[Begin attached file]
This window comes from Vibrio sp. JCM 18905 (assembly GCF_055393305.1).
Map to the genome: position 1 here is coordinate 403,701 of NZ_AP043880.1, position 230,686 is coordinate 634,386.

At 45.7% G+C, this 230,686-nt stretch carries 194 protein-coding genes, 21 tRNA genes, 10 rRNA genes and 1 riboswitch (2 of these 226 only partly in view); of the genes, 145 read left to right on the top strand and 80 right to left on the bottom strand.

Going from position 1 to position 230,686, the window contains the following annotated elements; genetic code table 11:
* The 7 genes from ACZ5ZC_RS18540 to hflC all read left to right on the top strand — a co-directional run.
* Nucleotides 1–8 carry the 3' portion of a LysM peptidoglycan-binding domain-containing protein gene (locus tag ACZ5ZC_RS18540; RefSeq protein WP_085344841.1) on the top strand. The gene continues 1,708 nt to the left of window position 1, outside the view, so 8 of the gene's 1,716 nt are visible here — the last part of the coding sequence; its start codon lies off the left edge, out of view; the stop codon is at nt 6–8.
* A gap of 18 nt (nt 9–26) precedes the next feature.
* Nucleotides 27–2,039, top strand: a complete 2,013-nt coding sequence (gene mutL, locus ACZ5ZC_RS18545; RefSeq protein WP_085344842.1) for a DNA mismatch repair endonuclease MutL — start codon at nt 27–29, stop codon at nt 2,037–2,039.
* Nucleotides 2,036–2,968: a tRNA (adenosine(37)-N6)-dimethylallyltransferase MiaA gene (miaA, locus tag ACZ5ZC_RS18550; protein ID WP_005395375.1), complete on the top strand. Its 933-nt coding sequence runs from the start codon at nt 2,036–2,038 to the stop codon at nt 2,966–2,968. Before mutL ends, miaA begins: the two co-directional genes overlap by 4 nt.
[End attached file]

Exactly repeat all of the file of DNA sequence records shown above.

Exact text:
This window comes from Vibrio sp. JCM 18905 (assembly GCF_055393305.1).
Map to the genome: position 1 here is coordinate 403,701 of NZ_AP043880.1, position 230,686 is coordinate 634,386.

At 45.7% G+C, this 230,686-nt stretch carries 194 protein-coding genes, 21 tRNA genes, 10 rRNA genes and 1 riboswitch (2 of these 226 only partly in view); of the genes, 145 read left to right on the top strand and 80 right to left on the bottom strand.

Going from position 1 to position 230,686, the window contains the following annotated elements; genetic code table 11:
* The 7 genes from ACZ5ZC_RS18540 to hflC all read left to right on the top strand — a co-directional run.
* Nucleotides 1–8 carry the 3' portion of a LysM peptidoglycan-binding domain-containing protein gene (locus tag ACZ5ZC_RS18540; RefSeq protein WP_085344841.1) on the top strand. The gene continues 1,708 nt to the left of window position 1, outside the view, so 8 of the gene's 1,716 nt are visible here — the last part of the coding sequence; its start codon lies off the left edge, out of view; the stop codon is at nt 6–8.
* A gap of 18 nt (nt 9–26) precedes the next feature.
* Nucleotides 27–2,039, top strand: a complete 2,013-nt coding sequence (gene mutL, locus ACZ5ZC_RS18545; RefSeq protein WP_085344842.1) for a DNA mismatch repair endonuclease MutL — start codon at nt 27–29, stop codon at nt 2,037–2,039.
* Nucleotides 2,036–2,968: a tRNA (adenosine(37)-N6)-dimethylallyltransferase MiaA gene (miaA, locus tag ACZ5ZC_RS18550; protein ID WP_005395375.1), complete on the top strand. Its 933-nt coding sequence runs from the start codon at nt 2,036–2,038 to the stop codon at nt 2,966–2,968. Before mutL ends, miaA begins: the two co-directional genes overlap by 4 nt.